Financial nerd sidebar. Coming from the private-company financial world, this implied valuation approach to Broadway is daft. In essence, at the time of raising for Broadway, every show is valued at twice its capitalization, with a 1x liquidation preference. It’s so arbitrary it’s hard to know where to start.
Throughout this guide, we're principally talking about investing as a show reaches Broadway, when the bulk of the money needs to be raised. It is your most likely opportunity to make your first entry into theater investing. However, investing earlier in a show’s life, even before it has been written maybe, offers additional financial rewards that are usually structured as some portion of the producer’s 50% cut. This is called “front money.” Investing at this stage is far riskier as the show might never even reach the stage!
So who are all these co-producers?
Co-producers have either invested a substantial amount of their own money or raised substantial amounts from others. The minimum is generally $250K, but it can be upwards of $1 million. We’ve done this on several shows by offering our friends and our wider network the opportunity to invest with us.
We do this for two reasons (and we imagine others have similar reasons):
Primarily, we think it’s great to get involved like this and see no reason our friends wouldn’t as well. If you’re reading this now, you probably see the appeal yourself.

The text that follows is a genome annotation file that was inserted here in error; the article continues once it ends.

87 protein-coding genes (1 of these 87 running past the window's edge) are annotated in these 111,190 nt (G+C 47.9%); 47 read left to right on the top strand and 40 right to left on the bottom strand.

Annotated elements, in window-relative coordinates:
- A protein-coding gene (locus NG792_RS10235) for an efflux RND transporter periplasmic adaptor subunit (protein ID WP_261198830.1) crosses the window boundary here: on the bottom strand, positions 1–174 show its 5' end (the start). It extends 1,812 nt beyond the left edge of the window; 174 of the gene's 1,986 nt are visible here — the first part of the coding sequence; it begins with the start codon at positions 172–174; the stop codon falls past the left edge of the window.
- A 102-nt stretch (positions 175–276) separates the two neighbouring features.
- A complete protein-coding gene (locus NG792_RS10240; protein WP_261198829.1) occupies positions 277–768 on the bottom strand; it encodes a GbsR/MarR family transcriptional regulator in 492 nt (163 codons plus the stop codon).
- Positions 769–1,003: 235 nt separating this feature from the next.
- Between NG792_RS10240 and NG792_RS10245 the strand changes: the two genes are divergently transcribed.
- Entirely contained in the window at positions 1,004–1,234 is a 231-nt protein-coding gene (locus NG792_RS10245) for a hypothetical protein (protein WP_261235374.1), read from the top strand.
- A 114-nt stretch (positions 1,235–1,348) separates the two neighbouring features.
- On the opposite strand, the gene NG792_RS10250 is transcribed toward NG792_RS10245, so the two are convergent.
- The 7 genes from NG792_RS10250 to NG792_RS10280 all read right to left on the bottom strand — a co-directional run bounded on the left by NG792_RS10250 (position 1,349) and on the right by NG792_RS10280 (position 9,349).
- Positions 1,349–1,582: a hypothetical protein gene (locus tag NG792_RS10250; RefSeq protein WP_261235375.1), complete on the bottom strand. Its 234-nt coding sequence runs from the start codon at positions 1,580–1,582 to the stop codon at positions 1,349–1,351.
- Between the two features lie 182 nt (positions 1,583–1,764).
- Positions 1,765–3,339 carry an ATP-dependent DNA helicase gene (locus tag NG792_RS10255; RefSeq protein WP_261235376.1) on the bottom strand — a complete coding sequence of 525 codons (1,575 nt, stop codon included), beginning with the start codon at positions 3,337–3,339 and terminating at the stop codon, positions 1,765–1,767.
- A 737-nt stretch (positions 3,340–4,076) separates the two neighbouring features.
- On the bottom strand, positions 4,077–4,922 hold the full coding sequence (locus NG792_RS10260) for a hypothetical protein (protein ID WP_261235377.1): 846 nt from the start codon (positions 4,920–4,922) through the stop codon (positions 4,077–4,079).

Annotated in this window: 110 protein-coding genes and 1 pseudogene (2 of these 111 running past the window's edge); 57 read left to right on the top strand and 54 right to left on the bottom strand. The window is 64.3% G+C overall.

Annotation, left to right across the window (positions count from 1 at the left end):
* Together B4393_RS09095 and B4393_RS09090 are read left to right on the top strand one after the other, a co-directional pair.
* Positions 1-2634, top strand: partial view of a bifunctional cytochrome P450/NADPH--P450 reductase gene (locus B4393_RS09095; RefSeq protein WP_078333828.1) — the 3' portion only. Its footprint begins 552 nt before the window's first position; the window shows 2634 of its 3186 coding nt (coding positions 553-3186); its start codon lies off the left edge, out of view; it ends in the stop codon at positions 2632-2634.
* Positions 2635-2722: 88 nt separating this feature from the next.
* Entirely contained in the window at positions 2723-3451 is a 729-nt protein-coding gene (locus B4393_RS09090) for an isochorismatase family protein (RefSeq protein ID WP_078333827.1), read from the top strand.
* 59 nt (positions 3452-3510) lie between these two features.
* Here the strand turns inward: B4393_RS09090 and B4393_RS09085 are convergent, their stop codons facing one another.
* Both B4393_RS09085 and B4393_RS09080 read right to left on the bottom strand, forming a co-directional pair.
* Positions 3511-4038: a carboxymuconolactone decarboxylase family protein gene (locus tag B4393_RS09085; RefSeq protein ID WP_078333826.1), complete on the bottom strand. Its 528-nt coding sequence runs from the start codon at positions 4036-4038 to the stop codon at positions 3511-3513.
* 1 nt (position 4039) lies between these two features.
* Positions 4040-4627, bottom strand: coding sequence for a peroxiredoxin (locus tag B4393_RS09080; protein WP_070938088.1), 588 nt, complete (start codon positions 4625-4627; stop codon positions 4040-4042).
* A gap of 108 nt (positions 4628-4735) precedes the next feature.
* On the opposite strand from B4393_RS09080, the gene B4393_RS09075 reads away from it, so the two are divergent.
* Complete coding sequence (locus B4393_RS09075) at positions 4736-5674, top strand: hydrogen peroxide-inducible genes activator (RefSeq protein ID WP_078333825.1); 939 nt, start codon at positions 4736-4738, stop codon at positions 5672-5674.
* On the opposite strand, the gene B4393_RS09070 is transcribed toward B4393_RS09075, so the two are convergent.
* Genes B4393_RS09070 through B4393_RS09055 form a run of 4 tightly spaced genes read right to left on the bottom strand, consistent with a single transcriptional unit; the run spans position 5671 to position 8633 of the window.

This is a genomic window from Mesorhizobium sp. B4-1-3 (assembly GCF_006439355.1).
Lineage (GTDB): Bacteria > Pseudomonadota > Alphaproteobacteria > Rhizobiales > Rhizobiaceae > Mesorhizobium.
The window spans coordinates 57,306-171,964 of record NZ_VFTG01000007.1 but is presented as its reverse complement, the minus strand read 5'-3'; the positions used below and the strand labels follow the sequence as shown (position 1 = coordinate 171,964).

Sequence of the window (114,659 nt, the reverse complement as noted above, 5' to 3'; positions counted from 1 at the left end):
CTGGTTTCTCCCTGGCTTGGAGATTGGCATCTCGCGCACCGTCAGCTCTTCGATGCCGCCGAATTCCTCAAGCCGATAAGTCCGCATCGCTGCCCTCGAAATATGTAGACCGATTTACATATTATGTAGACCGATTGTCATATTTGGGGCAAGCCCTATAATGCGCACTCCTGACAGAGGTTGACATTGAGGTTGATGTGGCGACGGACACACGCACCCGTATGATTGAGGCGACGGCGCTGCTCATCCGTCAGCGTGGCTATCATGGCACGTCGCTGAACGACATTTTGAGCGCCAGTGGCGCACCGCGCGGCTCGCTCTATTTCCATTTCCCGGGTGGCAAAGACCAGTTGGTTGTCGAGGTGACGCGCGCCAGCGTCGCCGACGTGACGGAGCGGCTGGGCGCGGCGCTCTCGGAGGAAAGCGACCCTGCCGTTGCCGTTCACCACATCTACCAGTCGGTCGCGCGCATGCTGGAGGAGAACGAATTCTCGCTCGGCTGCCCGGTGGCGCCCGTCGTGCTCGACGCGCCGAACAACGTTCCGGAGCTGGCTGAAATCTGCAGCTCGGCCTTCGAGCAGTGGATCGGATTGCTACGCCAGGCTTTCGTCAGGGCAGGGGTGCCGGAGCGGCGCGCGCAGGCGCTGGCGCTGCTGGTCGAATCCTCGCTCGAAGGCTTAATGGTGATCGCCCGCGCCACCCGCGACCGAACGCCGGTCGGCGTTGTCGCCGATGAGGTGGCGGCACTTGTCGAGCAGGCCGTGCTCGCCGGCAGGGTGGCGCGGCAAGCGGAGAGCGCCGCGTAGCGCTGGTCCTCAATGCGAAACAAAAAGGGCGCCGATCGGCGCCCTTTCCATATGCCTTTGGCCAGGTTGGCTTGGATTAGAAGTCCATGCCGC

And co-producers get perks! The biggest one is having your name listed above the title and in the playbill, which means that if the show wins a Tony Award, you get one! We have a Tony Award, for Best Revival of a Musical for Once on this Island, with our name on it sitting at home. It feels slightly daft to us, but raising money is hard, and Broadway needs its co-producers.
Co-producers also get financial perks, usually a share of the producer’s profit. This percentage is based on how much the co-producer raises, so if a co-producer raised $500K, they might get a one-quarter share, or 25%. This means that once the show starts making money, they will receive profits—out of the producers 50% share—equivalent in this example to having invested $125K (25% of $500K). Investors always keep their complete 50%. It can be a significant amount if you co-pro a big hit, but as mentioned above, raising money is hard and the producers only offer this perk because they can’t raise the money without it. This is also why some shows have few producers listed. The lead producers keep more of their 50%, if they use fewer co-producers.